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Culture > Entertainment

Country Is Taking Over The American Music Charts: Here Is Why

The opinions expressed in this article are the writer’s own and do not reflect the views of Her Campus.
This article is written by a student writer from the Her Campus at Ohio U chapter.

If you’re anything like me and you look at the Billboard HOT 100 charts to see what is going on in popular music, you may have noticed an increase in country songs on the charts. I find this particularly interesting, because country music has always been a polarizing genre. Most people either love or hate country music, with not very many in the gray area. This is largely due to the political nature of the country music we see today, with many of the themes catering to people who are on the conservative side of the political spectrum. However, country did not always have this connotation, and I feel that we are witnessing a flip in what we define as country music in America today.

Country music only became related to conservatism fairly recently. After the devastating World Trade Center attacks on September 11th, 2001, Americans were doing anything they could to create unity among citizens. This manifested into increased patriotism everywhere, but specifically in country music. Country music has always been a genre that spoke about tragedy and injustice in America, specifically within the working class. In turn, it became the perfect medium for processing 9/11. Patriotism was great at the time and it still is today, but it has a different cultural context than it did 20 years ago. In America today, patriotism has become a political idea, largely due to the many protests with the image of the American flag at the center. In turn, blind patriotism has taken over country music. Controversial songs like Jason Aldean’s “Try That in a Small Town” are a prime example of this. Songs like this show a complete lack of regard for the real issues Americans are facing in an effort to be “patriotic.”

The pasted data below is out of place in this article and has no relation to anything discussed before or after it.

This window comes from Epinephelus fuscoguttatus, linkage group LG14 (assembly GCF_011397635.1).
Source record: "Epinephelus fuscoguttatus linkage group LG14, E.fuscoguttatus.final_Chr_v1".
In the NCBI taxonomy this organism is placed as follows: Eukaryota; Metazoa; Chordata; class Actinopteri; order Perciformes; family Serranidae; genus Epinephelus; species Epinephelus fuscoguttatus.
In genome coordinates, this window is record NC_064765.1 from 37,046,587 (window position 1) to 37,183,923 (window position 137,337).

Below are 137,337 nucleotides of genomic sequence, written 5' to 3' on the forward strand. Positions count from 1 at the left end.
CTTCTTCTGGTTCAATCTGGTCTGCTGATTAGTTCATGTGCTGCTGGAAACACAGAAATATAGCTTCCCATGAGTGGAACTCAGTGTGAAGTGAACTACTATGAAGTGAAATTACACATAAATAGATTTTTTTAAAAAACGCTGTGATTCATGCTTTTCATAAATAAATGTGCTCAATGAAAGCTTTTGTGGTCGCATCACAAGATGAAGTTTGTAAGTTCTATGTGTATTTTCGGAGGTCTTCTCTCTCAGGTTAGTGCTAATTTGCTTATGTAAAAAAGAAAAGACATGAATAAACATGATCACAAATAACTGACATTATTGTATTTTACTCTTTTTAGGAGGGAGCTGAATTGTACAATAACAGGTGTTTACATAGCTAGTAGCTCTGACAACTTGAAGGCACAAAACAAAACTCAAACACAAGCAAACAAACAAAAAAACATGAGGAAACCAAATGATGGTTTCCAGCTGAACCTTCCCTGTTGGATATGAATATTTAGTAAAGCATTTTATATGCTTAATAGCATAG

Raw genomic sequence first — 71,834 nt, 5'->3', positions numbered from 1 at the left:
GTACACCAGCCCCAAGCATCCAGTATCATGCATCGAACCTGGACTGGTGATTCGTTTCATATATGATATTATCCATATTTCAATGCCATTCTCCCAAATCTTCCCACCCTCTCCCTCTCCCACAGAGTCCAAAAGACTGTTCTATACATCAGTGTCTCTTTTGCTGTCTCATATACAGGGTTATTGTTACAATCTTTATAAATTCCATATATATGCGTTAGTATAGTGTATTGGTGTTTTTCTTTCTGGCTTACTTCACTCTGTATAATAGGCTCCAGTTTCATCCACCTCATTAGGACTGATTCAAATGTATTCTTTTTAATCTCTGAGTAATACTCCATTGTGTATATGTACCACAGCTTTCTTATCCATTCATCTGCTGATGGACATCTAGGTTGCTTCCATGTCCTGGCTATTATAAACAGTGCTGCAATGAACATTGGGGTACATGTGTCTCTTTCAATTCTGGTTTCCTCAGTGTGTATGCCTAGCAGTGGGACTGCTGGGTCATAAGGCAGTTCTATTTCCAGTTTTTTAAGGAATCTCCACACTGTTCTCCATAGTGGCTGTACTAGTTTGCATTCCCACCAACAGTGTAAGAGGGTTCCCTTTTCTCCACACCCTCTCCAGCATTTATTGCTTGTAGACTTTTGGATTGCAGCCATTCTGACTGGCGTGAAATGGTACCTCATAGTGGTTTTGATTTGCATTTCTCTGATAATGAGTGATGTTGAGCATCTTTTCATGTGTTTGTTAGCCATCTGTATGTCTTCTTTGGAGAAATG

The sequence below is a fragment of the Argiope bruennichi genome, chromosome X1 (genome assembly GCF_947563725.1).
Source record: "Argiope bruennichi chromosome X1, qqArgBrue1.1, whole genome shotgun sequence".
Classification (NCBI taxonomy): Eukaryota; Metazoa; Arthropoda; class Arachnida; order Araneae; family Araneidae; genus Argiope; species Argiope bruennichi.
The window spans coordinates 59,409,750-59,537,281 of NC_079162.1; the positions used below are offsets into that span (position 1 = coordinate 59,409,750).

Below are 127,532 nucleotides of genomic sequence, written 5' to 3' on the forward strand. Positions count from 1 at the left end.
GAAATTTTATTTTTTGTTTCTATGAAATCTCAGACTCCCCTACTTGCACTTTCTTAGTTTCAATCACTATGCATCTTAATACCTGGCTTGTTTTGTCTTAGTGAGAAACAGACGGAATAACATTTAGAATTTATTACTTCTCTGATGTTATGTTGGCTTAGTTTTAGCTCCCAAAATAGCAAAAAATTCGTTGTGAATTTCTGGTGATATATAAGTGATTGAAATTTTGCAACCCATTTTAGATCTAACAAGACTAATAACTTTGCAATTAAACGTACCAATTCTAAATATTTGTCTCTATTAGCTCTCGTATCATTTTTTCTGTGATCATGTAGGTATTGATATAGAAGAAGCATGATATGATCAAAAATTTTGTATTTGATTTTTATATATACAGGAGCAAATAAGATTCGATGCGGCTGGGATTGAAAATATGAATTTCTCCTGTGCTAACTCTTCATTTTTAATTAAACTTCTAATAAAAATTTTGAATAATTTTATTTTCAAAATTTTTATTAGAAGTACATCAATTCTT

This is not me saying that musicians have to be social activists, however, I feel that the lack of care that goes into the work of certain country songs is purposeful to make the left angry and attract those on the right. This is still the main trend in country music, but I am starting to see a flip. Country artists like Zach Bryan, Orville Peck, and Tyler Childers are blowing up in popularity in America and they completely reject what we have come to recognize as pop country. These artists take their inspiration from folk roots and use stunning vocals to convey themes like heartbreak and grief, rather than the common themes we are used to seeing in country music that lack depth. They stay true to what the country genre was before 9/11, and in doing so they introduce country music to a whole new audience. 

With all of that being said, I am hopeful for the direction country music is going in today. As someone who has always been a closeted country fan, I feel the need to differentiate between popular country music and this new country music we are beginning to see. What country music is supposed to be and what it is known as now are completely things. I hope the reimagining of the genre continues to happen and more people can be exposed to how great country music can be without the political connotation. 

Molly is currently a second year communications studies major at Ohio University. She has a passion discussing and analyzing all things pop culture, and Her Campus is the perfect outlet to do so. In her free time she likes to listen to live music, hang out with friends, and try different coffee shops.